The silver section comprised 174 lots ranging in date from the beginning of the 18th Century to very recent times, with 99 per cent of lots sold. The top two hammer prices achieved in the large silver section were a 92-piece matched canteen of Rat Tail cutlery selling for £1,700 and a Victorian silver seal case fetching £1,450.

Another single owner collection in the sale was a 49-lot section of vinaigrettes, nutmeg graters, snuff boxes and scent flasks, all 49 lots sold with the top price of £520 for a George III vinaigrette in the shape of a padlock, weighing only 7.7 grams and 3.2cm in height; rarity was the key to its popularity.

To end the first day of auctions were 130 lots of wines, whisky, port and other spirits. Whisky was the main attraction of the section with investors happy to buy rare malts, the top price paid was £2,700 for a bottle of The Macallan 25th Anniversary Malt, distilled in 1966 and bottled in 1992, housed in a wooden case. Four other bottles of whisky sold for sums between £700 and £760 each.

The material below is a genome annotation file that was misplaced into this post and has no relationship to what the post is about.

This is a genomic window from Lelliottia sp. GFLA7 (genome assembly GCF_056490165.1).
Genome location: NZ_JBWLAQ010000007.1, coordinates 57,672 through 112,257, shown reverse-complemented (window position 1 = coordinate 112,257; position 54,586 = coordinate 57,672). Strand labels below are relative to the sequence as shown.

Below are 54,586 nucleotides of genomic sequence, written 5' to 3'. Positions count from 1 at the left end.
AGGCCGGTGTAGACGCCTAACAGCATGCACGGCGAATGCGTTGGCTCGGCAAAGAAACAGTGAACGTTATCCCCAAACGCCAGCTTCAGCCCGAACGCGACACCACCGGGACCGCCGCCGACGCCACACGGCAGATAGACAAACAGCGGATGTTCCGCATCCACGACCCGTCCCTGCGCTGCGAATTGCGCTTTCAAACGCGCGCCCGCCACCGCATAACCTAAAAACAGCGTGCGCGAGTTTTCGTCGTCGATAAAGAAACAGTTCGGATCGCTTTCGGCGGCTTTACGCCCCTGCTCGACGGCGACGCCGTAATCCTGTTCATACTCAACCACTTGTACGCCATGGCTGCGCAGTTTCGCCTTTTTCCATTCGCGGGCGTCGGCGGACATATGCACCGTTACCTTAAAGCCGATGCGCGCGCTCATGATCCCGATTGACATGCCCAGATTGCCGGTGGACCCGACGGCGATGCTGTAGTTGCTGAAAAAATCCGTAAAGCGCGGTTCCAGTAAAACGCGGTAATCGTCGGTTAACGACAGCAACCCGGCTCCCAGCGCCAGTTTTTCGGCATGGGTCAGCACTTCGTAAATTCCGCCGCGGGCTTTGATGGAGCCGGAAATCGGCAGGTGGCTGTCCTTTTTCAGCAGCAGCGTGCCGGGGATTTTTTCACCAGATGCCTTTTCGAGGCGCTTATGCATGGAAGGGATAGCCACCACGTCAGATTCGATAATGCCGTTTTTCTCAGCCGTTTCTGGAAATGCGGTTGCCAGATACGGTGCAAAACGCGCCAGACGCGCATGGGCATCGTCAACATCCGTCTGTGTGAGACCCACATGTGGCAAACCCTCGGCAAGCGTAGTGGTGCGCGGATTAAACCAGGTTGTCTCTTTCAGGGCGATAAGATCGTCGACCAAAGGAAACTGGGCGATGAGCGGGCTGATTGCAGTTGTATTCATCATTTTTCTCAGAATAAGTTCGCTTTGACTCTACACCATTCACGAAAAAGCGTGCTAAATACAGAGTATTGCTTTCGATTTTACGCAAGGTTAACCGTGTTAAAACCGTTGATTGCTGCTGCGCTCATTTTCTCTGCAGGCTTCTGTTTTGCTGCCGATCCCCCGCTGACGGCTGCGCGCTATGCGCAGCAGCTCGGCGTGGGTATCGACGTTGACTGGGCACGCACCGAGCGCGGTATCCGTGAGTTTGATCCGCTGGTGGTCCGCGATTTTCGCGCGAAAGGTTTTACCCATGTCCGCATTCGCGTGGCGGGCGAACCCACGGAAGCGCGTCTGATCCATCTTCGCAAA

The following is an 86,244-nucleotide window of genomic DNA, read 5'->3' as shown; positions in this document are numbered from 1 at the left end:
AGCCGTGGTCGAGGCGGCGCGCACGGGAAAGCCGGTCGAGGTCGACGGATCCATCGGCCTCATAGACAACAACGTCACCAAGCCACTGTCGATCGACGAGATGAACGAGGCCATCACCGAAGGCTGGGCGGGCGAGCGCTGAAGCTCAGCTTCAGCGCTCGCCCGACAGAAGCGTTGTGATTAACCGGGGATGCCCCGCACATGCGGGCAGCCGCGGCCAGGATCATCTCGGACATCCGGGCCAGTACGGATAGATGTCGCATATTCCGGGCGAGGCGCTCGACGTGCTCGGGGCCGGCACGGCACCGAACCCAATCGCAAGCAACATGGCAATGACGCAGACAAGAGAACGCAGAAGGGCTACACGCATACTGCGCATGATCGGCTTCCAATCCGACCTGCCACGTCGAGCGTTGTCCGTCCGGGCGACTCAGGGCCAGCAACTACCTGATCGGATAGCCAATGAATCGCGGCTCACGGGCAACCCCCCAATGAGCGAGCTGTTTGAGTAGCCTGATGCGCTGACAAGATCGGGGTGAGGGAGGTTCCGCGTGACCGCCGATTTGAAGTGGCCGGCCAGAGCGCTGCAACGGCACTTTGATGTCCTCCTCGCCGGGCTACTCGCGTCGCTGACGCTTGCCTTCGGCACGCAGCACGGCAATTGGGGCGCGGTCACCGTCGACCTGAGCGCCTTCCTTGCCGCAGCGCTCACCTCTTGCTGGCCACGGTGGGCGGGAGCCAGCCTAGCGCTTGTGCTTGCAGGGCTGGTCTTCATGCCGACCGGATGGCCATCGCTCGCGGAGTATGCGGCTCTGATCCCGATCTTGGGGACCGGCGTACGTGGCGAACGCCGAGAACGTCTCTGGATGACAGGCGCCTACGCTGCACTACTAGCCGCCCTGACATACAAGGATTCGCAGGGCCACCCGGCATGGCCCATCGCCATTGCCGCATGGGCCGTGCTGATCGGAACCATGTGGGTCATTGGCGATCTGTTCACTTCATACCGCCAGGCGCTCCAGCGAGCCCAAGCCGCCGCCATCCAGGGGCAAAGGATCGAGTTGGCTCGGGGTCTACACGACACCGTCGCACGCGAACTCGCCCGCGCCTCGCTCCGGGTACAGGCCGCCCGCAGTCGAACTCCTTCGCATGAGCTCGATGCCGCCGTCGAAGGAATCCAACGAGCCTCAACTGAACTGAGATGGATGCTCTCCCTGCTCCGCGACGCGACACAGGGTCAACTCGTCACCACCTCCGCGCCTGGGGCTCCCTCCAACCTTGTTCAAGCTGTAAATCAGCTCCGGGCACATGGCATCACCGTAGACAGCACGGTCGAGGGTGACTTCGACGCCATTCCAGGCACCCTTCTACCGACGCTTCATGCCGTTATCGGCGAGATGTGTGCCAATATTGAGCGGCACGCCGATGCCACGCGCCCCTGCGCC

Day two commenced with the ceramics and glass, a mixture of antiques, high value limited editions and modern pieces with an emphasis on design. The top three selling lots in this section covered this cross section with an 18th Century Chinese blue and white jar (pictured above) selling to a telephone bidder for £4,200, a Royal Worcester part tea set painted with fruit studies realising £2,300 and a limited edition figure of Queen Elizabeth I on horseback, produced by the Royal Worcester factory in 1988 in a limited edition of 100 pieces, which proved a real hit with collectors when it soared past its estimate to a winning bid of £1,450.

The works of art section always provides some highlights and this sale was no exception with a Japanese black lacquered cigarette case overlaid with exotic birds in a flowering branch selling to a bidder in Asia for £1,900, rare woodworking tools proved as popular as ever when an unusual Stanley no 52 chute board and no 51 smoothing plane took £640 and a Victorian wooden policeman (pictured above) with a rather cheeky surprise hiding under his coat made £620.